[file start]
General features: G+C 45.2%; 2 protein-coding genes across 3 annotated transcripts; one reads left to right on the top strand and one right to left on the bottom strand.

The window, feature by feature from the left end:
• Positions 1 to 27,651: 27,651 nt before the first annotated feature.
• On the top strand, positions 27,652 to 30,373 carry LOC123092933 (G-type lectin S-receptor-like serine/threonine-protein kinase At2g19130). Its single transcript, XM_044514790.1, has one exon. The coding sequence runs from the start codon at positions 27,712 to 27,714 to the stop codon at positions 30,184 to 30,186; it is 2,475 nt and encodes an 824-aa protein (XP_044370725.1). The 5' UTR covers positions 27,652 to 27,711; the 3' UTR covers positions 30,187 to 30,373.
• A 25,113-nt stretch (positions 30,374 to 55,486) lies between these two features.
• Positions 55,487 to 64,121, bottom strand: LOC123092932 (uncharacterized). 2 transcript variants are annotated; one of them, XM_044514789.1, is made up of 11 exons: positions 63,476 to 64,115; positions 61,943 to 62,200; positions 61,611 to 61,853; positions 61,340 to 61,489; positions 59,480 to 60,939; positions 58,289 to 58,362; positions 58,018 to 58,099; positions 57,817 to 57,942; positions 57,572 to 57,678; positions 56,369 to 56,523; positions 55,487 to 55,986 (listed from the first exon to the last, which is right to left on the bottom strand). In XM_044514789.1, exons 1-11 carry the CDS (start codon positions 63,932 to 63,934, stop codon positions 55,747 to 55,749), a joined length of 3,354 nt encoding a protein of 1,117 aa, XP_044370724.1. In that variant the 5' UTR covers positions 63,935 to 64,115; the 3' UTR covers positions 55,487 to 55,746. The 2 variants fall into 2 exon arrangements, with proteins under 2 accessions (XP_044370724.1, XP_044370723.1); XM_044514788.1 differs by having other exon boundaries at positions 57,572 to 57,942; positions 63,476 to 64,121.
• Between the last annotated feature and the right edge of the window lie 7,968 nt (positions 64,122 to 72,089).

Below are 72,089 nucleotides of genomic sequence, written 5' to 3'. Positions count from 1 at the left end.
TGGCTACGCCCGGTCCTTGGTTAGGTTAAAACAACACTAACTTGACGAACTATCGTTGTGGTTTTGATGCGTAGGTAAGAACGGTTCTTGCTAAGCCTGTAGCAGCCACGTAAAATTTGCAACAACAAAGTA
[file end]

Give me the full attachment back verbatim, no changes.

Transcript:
General features: G+C 45.2%; 2 protein-coding genes across 3 annotated transcripts; one reads left to right on the top strand and one right to left on the bottom strand.

The window, feature by feature from the left end:
• Positions 1 to 27,651: 27,651 nt before the first annotated feature.
• On the top strand, positions 27,652 to 30,373 carry LOC123092933 (G-type lectin S-receptor-like serine/threonine-protein kinase At2g19130). Its single transcript, XM_044514790.1, has one exon. The coding sequence runs from the start codon at positions 27,712 to 27,714 to the stop codon at positions 30,184 to 30,186; it is 2,475 nt and encodes an 824-aa protein (XP_044370725.1). The 5' UTR covers positions 27,652 to 27,711; the 3' UTR covers positions 30,187 to 30,373.
• A 25,113-nt stretch (positions 30,374 to 55,486) lies between these two features.
• Positions 55,487 to 64,121, bottom strand: LOC123092932 (uncharacterized). 2 transcript variants are annotated; one of them, XM_044514789.1, is made up of 11 exons: positions 63,476 to 64,115; positions 61,943 to 62,200; positions 61,611 to 61,853; positions 61,340 to 61,489; positions 59,480 to 60,939; positions 58,289 to 58,362; positions 58,018 to 58,099; positions 57,817 to 57,942; positions 57,572 to 57,678; positions 56,369 to 56,523; positions 55,487 to 55,986 (listed from the first exon to the last, which is right to left on the bottom strand). In XM_044514789.1, exons 1-11 carry the CDS (start codon positions 63,932 to 63,934, stop codon positions 55,747 to 55,749), a joined length of 3,354 nt encoding a protein of 1,117 aa, XP_044370724.1. In that variant the 5' UTR covers positions 63,935 to 64,115; the 3' UTR covers positions 55,487 to 55,746. The 2 variants fall into 2 exon arrangements, with proteins under 2 accessions (XP_044370724.1, XP_044370723.1); XM_044514788.1 differs by having other exon boundaries at positions 57,572 to 57,942; positions 63,476 to 64,121.
• Between the last annotated feature and the right edge of the window lie 7,968 nt (positions 64,122 to 72,089).

Below are 72,089 nucleotides of genomic sequence, written 5' to 3'. Positions count from 1 at the left end.
TGGCTACGCCCGGTCCTTGGTTAGGTTAAAACAACACTAACTTGACGAACTATCGTTGTGGTTTTGATGCGTAGGTAAGAACGGTTCTTGCTAAGCCTGTAGCAGCCACGTAAAATTTGCAACAACAAAGTA